The Almond Tree Essay

The Almond Tree Essay-55
Then pinks and gilliflowers, especially the matted pink and clove gilliflower. Then the honeysuckles, so they be somewhat afar off.Of beanflowers I speak not, because they are field flowers.I wish also, in the very middle, a fair mount, with three ascents, and alleys, enough for four to walk abreast; which I would have to be perfect circles, without any bulwarks or embossments; and the whole mount to be thirty foot high; and some fine banqueting-house, with some chimneys neatly cast, and without too much glass.

Then pinks and gilliflowers, especially the matted pink and clove gilliflower. Then the honeysuckles, so they be somewhat afar off.Of beanflowers I speak not, because they are field flowers.I wish also, in the very middle, a fair mount, with three ascents, and alleys, enough for four to walk abreast; which I would have to be perfect circles, without any bulwarks or embossments; and the whole mount to be thirty foot high; and some fine banqueting-house, with some chimneys neatly cast, and without too much glass.

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But there must be no alleys with hedges, at either end of this great enclosure; not at the hither end, for letting your prospect upon this fair hedge from the green; nor at the further end, for letting your prospect from the hedge, through the arches upon the heath.

For the ordering of the ground, within the great hedge, I leave it to variety of device; advising nevertheless, that whatsoever form you cast it into, first, it be not too busy, or full of work.

For gardens (speaking of those which are indeed princelike, as we have done of buildings), the contents ought not well to be under thirty acres of ground; and to be divided into three parts; a green in the entrance; a heath or desert in the going forth; and the main garden in the midst; besides alleys on both sides.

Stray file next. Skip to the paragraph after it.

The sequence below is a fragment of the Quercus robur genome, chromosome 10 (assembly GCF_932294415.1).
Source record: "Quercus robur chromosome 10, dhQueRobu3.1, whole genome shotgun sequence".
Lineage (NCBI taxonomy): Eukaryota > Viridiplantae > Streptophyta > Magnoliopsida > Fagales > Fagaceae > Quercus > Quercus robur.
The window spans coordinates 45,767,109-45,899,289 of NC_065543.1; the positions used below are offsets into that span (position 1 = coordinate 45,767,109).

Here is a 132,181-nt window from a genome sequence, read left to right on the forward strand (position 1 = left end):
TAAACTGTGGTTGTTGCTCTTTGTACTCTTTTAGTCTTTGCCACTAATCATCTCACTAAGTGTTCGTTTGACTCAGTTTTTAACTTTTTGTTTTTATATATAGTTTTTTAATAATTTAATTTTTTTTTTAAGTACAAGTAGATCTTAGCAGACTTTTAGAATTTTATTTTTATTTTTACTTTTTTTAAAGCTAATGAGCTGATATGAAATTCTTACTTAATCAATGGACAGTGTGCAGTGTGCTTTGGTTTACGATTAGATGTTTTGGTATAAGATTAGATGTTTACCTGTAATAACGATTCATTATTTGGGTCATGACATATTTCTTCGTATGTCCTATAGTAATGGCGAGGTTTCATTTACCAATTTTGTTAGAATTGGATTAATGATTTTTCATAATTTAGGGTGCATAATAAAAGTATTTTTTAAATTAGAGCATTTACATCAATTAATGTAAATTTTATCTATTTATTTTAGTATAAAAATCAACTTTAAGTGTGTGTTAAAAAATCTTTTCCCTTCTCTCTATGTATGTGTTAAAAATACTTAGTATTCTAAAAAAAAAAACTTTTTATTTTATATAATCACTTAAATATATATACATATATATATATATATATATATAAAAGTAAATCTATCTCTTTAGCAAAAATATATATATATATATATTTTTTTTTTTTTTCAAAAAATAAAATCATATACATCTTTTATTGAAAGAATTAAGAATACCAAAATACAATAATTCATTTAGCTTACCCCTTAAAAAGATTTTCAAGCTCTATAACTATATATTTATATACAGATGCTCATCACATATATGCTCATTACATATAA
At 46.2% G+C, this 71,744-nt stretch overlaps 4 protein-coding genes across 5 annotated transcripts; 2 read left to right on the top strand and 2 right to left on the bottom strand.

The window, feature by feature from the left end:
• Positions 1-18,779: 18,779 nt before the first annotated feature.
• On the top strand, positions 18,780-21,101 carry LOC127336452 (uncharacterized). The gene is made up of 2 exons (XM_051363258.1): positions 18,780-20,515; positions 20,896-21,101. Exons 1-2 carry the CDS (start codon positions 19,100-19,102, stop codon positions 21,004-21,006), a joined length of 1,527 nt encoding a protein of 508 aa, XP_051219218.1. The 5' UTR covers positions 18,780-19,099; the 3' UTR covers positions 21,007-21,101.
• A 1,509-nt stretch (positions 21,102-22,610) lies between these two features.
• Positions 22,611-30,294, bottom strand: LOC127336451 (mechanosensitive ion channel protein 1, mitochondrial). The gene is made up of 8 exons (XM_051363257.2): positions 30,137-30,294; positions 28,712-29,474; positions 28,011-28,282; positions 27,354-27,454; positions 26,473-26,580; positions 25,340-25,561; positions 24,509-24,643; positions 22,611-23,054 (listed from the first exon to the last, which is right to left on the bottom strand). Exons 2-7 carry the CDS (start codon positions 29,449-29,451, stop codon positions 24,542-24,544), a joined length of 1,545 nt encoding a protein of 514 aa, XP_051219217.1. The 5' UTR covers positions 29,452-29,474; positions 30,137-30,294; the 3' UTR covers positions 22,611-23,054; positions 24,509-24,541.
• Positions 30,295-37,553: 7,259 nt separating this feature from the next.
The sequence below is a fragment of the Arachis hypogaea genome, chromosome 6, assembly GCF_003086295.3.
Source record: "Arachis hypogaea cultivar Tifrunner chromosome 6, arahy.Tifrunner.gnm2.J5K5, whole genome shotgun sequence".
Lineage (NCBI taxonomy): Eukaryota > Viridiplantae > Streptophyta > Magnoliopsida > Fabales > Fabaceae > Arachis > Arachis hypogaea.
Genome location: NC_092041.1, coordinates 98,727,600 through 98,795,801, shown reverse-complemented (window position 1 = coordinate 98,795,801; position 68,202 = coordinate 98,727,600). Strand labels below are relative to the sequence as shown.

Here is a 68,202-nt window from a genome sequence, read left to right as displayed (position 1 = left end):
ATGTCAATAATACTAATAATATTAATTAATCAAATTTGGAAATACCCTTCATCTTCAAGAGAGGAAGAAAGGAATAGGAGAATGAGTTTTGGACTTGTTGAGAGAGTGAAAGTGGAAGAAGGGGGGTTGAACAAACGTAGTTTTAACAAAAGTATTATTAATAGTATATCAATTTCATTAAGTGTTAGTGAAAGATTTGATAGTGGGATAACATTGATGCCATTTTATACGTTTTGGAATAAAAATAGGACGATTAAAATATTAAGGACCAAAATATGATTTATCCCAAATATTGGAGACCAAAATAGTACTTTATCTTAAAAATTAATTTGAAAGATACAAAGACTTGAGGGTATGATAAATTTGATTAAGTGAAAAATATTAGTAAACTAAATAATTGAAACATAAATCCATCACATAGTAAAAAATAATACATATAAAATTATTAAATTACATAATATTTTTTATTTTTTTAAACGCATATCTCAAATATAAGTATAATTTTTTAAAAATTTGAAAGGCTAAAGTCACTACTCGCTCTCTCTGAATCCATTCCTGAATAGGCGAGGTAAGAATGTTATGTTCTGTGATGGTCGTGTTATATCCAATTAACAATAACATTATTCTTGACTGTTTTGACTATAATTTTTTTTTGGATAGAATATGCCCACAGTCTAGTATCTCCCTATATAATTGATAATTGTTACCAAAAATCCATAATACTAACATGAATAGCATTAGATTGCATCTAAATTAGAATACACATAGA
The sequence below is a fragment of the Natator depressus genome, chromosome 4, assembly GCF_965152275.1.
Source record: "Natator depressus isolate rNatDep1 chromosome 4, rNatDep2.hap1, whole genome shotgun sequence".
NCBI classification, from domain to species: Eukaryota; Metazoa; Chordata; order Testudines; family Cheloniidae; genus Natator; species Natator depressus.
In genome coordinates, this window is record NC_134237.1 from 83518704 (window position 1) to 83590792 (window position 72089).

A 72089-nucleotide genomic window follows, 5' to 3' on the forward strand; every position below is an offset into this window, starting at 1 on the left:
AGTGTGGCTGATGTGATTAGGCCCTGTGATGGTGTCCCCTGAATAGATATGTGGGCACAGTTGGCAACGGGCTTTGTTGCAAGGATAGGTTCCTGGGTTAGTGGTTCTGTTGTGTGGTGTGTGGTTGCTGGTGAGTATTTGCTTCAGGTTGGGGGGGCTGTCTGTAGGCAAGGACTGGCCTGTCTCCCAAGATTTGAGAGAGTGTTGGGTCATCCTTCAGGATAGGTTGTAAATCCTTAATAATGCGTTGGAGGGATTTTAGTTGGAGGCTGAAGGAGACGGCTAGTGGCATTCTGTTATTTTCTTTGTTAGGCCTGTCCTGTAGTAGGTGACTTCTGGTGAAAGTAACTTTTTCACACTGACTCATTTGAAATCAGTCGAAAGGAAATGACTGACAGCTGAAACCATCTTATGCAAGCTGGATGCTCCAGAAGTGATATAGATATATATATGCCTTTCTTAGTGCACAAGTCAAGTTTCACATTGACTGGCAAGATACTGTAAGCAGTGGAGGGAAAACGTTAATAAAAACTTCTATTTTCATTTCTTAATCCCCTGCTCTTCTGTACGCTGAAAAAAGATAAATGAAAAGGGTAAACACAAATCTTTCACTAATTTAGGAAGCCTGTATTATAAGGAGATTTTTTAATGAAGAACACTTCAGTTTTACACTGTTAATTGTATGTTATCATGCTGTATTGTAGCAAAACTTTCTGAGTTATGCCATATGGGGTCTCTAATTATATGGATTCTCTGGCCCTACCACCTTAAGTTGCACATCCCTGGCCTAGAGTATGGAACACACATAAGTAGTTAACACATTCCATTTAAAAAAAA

And I like well that four acres of ground be assigned to the green; six to the heath; four and four to either side; and twelve to the main garden.

But this hedge I intend to be raised upon a bank, not steep, but gently slope, of some six foot, set all with flowers.

Also I understand, that this square of the garden, should not be the whole breadth of the ground, but to leave on either side, ground enough for diversity of side alleys; unto which the two covert alleys of the green, may deliver you.As for the making of knots or figures, with divers colored earths, that they may lie under the windows of the house on that side which the garden stands, they be but toys; you may see as good sights, many times, in tarts.The garden is best to be square, encompassed on all the four sides with a stately arched hedge.But those which perfume the air most delightfully, not passed by as the rest, but being trodden upon and crushed, are three; that is, burnet, wildthyme, and watermints.Therefore you are to set whole alleys of them, to have the pleasure when you walk or tread.In October and the beginning of November come services; medlars; bullaces; roses cut or removed to come late; hollyhocks; and such like.These particulars are for the climate of London; but my meaning is perceived, that you may have ver perpetuum, as the place affords.Fountains I intend to be of two natures: the one that sprinkleth or spouteth water; the other a fair receipt of water, of some thirty or forty foot square, but without fish, or slime, or mud.For the first, the ornaments of images gilt, or of marble, which are in use, do well: but the main matter is so to convey the water, as it never stay, either in the bowls or in the cistern; that the water be never by rest discolored, green or red or the like; or gather any mossiness or putrefaction.Besides that, it is to be cleansed every day by the hand.Also some steps up to it, and some fine pavement about it, doth well.

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